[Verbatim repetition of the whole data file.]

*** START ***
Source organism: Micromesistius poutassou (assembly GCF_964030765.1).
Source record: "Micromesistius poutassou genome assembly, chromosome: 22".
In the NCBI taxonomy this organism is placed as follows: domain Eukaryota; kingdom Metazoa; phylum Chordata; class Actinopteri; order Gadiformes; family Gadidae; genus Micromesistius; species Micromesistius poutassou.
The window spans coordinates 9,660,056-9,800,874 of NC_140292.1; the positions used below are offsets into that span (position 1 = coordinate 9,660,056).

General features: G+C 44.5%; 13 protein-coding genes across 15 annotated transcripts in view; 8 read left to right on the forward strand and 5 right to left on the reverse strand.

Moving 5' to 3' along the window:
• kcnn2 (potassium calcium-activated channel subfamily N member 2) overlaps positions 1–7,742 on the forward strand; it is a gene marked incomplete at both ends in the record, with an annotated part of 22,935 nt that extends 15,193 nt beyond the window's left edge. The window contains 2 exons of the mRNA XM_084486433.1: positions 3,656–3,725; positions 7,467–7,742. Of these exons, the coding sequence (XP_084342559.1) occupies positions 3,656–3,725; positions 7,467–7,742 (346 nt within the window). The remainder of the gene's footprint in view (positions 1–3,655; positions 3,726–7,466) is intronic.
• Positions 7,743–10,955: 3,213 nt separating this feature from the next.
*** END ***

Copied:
Source organism: Micromesistius poutassou (assembly GCF_964030765.1).
Source record: "Micromesistius poutassou genome assembly, chromosome: 22".
In the NCBI taxonomy this organism is placed as follows: domain Eukaryota; kingdom Metazoa; phylum Chordata; class Actinopteri; order Gadiformes; family Gadidae; genus Micromesistius; species Micromesistius poutassou.
The window spans coordinates 9,660,056-9,800,874 of NC_140292.1; the positions used below are offsets into that span (position 1 = coordinate 9,660,056).

General features: G+C 44.5%; 13 protein-coding genes across 15 annotated transcripts in view; 8 read left to right on the forward strand and 5 right to left on the reverse strand.

Moving 5' to 3' along the window:
• kcnn2 (potassium calcium-activated channel subfamily N member 2) overlaps positions 1–7,742 on the forward strand; it is a gene marked incomplete at both ends in the record, with an annotated part of 22,935 nt that extends 15,193 nt beyond the window's left edge. The window contains 2 exons of the mRNA XM_084486433.1: positions 3,656–3,725; positions 7,467–7,742. Of these exons, the coding sequence (XP_084342559.1) occupies positions 3,656–3,725; positions 7,467–7,742 (346 nt within the window). The remainder of the gene's footprint in view (positions 1–3,655; positions 3,726–7,466) is intronic.
• Positions 7,743–10,955: 3,213 nt separating this feature from the next.